Friday, 28 June 2013
· SFA welcomes €6 billion to Address Youth Unemployment
· Ireland must be a beneficiary to ensure focused action can be taken
“Just a quarter of people aged between 15 and 24 are working, down from half before the recession. Active labour policies are only part of the solution, reducing youth unemployment is not possible without a strong commitment and focus on education and growth.” AJ Noonan, Chairman, Small Firms Association.
The Small Firms Association Chairman AJ Noonan has welcomed the €6billion allocated through the EU budget to combat youth unemployment within the EU. Noonan stated that youth unemployment is one of Ireland’s most pressing problems and it is vital that Ireland is a beneficiary of this budget.
While welcoming the €6 billion Noonan said “that as it is spread over 27 countries over 7 years, it is but a ‘drop in the ocean’ of what is required, however it is a move in the right direction.”
“In the current economic and financial crisis the lack of job opportunities has impacted on young people more than any other group in Irish society, this is reflected in our high and increasing youth unemployment rates, which was 26.7% in the first quarter of this year.”
Before the economic turmoil, there were about 325,000 under-25s employed in the State. At the last count there were just 130,000, meaning that for every 10 jobs that existed at the beginning of 2008, six have disappeared.
“If Ireland secures some of the €6billion budget allocation, it will allow action on reducing youth unemployment through a strong commitment and focus on education and training,” said Noonan.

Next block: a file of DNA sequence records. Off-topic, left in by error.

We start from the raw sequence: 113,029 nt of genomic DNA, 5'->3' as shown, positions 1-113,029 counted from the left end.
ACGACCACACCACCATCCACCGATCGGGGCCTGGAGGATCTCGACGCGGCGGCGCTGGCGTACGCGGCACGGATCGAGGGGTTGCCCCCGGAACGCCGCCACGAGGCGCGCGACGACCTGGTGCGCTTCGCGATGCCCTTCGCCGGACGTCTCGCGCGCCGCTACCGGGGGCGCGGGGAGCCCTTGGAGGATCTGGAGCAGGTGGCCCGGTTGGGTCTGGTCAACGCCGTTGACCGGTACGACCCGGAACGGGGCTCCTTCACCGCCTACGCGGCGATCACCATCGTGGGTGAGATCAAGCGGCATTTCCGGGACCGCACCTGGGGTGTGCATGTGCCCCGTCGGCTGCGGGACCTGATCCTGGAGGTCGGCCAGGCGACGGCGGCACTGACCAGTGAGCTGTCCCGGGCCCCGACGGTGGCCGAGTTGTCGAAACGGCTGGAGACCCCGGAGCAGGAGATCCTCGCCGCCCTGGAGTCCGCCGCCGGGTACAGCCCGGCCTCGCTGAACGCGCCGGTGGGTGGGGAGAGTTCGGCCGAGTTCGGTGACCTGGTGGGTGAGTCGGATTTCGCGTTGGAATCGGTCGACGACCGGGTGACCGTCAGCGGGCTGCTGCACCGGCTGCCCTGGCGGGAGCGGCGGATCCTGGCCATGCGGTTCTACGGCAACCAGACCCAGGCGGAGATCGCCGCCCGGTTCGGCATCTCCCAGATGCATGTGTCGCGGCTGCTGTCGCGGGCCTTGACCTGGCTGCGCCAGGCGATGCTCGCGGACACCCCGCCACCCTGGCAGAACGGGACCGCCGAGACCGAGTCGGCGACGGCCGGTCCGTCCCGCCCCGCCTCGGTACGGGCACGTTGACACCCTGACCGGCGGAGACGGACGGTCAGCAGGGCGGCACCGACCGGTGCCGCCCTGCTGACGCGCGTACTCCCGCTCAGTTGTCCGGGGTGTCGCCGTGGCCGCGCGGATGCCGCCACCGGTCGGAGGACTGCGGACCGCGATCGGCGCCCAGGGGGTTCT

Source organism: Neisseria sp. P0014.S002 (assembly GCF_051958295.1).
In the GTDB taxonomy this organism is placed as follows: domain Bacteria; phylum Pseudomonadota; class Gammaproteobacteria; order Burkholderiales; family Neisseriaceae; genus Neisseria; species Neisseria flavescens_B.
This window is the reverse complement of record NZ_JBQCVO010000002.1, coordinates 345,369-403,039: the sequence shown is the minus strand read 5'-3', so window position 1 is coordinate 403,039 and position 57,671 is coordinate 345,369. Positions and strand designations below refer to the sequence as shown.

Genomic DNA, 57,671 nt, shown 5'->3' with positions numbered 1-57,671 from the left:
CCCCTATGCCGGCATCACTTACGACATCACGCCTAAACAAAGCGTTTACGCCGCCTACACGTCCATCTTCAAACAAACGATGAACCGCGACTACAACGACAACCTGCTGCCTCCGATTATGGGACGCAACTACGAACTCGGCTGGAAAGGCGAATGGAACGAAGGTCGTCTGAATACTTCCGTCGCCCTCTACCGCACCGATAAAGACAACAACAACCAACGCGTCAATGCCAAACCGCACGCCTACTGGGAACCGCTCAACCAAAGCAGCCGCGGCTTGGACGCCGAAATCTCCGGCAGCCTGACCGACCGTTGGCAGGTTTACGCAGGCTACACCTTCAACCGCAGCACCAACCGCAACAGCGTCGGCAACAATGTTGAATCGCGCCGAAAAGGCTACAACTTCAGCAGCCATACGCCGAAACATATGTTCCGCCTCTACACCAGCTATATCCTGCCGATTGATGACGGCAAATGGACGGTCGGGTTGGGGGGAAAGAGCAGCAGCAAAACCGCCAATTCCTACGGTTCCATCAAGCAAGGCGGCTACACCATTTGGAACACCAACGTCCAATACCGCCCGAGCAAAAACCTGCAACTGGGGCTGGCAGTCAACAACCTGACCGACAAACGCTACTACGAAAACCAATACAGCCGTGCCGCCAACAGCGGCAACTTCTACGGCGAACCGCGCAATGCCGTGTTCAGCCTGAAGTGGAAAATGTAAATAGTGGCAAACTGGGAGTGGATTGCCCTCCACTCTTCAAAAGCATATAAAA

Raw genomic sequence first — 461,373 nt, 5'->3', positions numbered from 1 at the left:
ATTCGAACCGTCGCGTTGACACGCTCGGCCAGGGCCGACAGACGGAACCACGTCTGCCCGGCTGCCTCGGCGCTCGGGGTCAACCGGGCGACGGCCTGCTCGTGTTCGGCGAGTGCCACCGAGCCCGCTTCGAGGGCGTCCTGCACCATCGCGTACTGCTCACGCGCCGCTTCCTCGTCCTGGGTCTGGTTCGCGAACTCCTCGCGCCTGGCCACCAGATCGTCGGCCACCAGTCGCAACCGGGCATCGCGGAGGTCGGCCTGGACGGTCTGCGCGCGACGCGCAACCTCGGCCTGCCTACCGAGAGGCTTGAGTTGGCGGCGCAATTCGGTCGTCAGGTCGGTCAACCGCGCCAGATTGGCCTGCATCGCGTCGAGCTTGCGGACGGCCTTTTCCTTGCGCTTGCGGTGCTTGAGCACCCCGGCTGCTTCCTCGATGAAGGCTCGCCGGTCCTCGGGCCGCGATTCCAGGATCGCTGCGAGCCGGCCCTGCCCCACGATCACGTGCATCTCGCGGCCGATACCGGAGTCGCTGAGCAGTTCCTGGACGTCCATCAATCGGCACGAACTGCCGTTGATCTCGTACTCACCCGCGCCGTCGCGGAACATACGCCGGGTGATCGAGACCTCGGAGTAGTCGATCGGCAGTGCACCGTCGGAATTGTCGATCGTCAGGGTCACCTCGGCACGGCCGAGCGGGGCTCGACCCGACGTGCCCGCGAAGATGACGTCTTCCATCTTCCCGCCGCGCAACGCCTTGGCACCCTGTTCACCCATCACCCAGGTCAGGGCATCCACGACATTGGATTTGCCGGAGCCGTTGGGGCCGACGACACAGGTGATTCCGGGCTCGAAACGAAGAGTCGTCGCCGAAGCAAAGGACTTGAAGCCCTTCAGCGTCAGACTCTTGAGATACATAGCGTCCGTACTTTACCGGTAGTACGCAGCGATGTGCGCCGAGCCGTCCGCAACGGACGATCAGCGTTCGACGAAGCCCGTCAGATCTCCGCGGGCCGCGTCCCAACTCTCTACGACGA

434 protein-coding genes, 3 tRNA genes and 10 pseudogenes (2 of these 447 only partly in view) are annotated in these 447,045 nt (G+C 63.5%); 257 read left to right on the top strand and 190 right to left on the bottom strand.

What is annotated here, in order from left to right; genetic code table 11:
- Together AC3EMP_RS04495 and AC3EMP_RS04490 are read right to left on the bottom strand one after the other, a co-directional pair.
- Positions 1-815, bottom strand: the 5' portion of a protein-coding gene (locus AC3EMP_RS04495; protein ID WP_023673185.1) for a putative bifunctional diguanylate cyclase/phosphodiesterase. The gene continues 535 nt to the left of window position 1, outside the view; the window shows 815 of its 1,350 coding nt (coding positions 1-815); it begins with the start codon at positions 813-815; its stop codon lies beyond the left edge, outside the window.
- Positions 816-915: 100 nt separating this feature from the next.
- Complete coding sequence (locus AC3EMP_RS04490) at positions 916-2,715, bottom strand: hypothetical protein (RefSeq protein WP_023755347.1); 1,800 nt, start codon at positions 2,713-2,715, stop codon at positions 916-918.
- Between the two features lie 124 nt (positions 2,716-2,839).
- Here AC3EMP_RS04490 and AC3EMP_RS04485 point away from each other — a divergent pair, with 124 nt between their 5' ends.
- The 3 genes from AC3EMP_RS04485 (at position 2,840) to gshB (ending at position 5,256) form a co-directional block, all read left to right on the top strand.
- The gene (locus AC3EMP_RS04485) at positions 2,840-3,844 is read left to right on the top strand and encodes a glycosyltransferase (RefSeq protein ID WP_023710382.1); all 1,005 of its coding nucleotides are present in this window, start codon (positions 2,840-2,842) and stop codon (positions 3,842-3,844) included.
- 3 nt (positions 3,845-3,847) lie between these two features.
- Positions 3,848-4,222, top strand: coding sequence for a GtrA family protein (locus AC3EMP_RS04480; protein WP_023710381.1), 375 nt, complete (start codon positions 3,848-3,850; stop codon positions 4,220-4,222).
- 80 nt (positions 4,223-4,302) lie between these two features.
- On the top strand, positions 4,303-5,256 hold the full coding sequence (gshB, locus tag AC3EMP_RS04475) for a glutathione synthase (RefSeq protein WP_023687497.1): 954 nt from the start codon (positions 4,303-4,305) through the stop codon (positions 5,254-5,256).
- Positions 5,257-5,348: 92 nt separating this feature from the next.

Noonan highlighted that the action required is both a short term and long term approach:
- No additional costs on employment in 2013;
- Optimise the role of industry, in particular small firms, as a driver of sustainable and inclusive growth;
- Strengthen the quality and relevance of education and training at all levels to reduce mismatches between skills supply and demand;
- Further reform of the apprenticeship programme to move towards a dual learning system, i.e., greater focus on alternate learning between training institute and industry, with a significant part of the education taking place in the workplace;
- Create jobs that offer attractive career opportunities for young people.
“Greater synergies between the world of work and education should be promoted, as a skills workforce is essential for our competitiveness.” Noonan said that the labour market needs should be at the centre of education and apprenticeships. “Practical professional experience needs to be added to the knowledge acquired in the classroom – mismatch between skills supply and demand must be reduced.”
In conclusion Noonan said that if both Government and agencies are forthright in their ambition to address youth unemployment we must ensure Ireland are a beneficiary of the fund. “We have to as a country and society reject the inevitability of a “lost generation”, we can and must create jobs and a working future for our youth.”
For interviews, please contact: AJ Noonan, SFA Chairman at Tel: 086-2592610.